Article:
Author(s): Margaret Morgan
Once used primarily for fishing, netting now works beautifully as a base for filet lace. While many lacemakers use commercially available varieties, Margaret Morgan wanted unique sizes and colors. So she began to make her own. Here she explains the equipment she uses and the traditional techniques she's gathered from old source material, and provides 40 patterns with instructions for creating different shapes and edgings. Use the lace for scarves, shawls, place mats, doilies, and even miniature items for a doll's house.
Margaret Morgan is a member of the Australian Lace Guild and the Embroiderers' Guild of South Australia and has been taking classes in filet lace and netting for over twenty years. She is also a miniaturist, and a member of the Miniature Needlework Society, and for many years ran a business called "Thumbelina", designing and selling miniature embroidery kits for dolls houses. In 2005 Margaret retired and she and her husband moved to a four acre property near the South Australian country town of Yankalilla. It was then that she wrote her book Filet Lace, Stitches & Patterns, which was published in 2006. Since then, while still taking the occasional workshop in filet lace or netting and regularly attending local craft groups, she has been dividing her time among her passions: designing and stitching filet lace, netting and miniature embroideries; gardening; and local history research.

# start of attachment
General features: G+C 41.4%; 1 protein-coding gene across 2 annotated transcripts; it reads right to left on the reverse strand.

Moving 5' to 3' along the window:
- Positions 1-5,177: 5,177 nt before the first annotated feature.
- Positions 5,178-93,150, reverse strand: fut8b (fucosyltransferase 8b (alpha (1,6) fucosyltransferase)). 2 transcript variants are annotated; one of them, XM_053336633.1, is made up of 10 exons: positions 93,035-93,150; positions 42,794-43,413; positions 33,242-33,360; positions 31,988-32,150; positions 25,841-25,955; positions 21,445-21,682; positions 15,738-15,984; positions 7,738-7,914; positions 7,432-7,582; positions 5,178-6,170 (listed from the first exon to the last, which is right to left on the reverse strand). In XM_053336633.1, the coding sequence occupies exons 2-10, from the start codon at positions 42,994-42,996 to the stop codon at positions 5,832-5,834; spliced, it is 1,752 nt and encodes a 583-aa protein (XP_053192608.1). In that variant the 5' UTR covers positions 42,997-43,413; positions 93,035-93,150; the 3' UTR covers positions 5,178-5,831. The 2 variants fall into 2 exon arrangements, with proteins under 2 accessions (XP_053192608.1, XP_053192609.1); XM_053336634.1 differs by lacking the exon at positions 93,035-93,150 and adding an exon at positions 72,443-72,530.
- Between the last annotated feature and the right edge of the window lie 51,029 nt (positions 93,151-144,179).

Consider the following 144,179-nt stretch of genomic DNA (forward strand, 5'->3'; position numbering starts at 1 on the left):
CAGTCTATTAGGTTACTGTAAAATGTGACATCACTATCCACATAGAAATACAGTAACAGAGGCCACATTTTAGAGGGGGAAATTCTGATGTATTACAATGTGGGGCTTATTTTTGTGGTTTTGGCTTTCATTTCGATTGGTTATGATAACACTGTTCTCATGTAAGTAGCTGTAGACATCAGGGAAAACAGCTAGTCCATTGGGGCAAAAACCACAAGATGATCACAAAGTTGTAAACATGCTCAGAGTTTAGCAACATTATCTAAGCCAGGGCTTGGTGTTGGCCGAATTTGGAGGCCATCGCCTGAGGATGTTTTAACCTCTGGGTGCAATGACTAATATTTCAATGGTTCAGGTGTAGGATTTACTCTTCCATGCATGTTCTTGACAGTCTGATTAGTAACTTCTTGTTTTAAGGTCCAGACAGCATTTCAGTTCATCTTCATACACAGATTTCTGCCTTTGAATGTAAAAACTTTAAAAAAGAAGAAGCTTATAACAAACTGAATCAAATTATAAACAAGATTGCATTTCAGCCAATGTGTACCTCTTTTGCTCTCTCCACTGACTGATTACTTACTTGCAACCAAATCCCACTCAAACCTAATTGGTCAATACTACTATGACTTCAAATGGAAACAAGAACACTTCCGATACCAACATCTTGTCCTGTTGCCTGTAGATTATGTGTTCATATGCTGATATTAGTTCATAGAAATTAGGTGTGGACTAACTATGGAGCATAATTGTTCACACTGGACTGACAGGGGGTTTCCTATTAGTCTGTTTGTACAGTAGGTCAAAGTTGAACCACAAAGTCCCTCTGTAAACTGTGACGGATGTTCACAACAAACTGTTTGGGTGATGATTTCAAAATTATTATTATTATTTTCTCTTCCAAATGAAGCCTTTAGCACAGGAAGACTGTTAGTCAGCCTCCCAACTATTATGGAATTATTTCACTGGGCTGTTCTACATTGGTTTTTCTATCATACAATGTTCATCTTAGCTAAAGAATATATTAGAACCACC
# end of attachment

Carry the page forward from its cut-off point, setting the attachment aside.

Acknowledgements Introduction SECTION 1: TECHNIQUES Chapter 1: Equipment Chapter 2: Basic knots and simple netting Chapter 3: Stitches Chapter 4: Edgings Chapter 5: Advanced techniques SECTION 2: PATTERNS Chapter 6: Scarves and shawls Chapter 7: Lace Chapter 8: Miniatures Chapter 9: Photo gallery Appendix 1: Filet patterns Appendix 2: Glossary of terms and index of stitches Bibliography